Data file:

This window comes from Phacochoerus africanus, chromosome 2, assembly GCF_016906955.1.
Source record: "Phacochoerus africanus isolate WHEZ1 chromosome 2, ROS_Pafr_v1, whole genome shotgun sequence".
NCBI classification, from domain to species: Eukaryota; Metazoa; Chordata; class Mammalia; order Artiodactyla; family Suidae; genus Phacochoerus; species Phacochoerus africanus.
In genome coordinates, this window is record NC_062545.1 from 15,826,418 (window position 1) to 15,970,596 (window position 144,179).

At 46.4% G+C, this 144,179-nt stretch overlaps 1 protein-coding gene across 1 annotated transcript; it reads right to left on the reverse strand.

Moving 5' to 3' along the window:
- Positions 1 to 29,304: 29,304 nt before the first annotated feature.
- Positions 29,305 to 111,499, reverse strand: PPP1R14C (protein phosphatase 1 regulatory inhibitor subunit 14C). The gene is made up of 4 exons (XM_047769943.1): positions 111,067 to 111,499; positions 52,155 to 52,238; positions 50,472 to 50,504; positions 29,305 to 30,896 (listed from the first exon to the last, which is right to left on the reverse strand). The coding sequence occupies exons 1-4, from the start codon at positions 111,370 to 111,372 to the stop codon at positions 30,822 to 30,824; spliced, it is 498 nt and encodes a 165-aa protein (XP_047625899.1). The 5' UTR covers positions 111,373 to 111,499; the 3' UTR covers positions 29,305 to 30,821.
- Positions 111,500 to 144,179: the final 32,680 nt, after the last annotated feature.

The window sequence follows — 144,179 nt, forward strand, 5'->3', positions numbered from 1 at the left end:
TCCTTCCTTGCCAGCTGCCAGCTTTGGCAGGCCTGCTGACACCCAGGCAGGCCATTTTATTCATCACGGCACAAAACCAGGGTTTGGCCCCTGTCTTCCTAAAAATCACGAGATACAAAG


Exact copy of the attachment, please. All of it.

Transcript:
This window comes from Phacochoerus africanus, chromosome 2, assembly GCF_016906955.1.
Source record: "Phacochoerus africanus isolate WHEZ1 chromosome 2, ROS_Pafr_v1, whole genome shotgun sequence".
NCBI classification, from domain to species: Eukaryota; Metazoa; Chordata; class Mammalia; order Artiodactyla; family Suidae; genus Phacochoerus; species Phacochoerus africanus.
In genome coordinates, this window is record NC_062545.1 from 15,826,418 (window position 1) to 15,970,596 (window position 144,179).

At 46.4% G+C, this 144,179-nt stretch overlaps 1 protein-coding gene across 1 annotated transcript; it reads right to left on the reverse strand.

Moving 5' to 3' along the window:
- Positions 1 to 29,304: 29,304 nt before the first annotated feature.
- Positions 29,305 to 111,499, reverse strand: PPP1R14C (protein phosphatase 1 regulatory inhibitor subunit 14C). The gene is made up of 4 exons (XM_047769943.1): positions 111,067 to 111,499; positions 52,155 to 52,238; positions 50,472 to 50,504; positions 29,305 to 30,896 (listed from the first exon to the last, which is right to left on the reverse strand). The coding sequence occupies exons 1-4, from the start codon at positions 111,370 to 111,372 to the stop codon at positions 30,822 to 30,824; spliced, it is 498 nt and encodes a 165-aa protein (XP_047625899.1). The 5' UTR covers positions 111,373 to 111,499; the 3' UTR covers positions 29,305 to 30,821.
- Positions 111,500 to 144,179: the final 32,680 nt, after the last annotated feature.

The window sequence follows — 144,179 nt, forward strand, 5'->3', positions numbered from 1 at the left end:
TCCTTCCTTGCCAGCTGCCAGCTTTGGCAGGCCTGCTGACACCCAGGCAGGCCATTTTATTCATCACGGCACAAAACCAGGGTTTGGCCCCTGTCTTCCTAAAAATCACGAGATACAAAG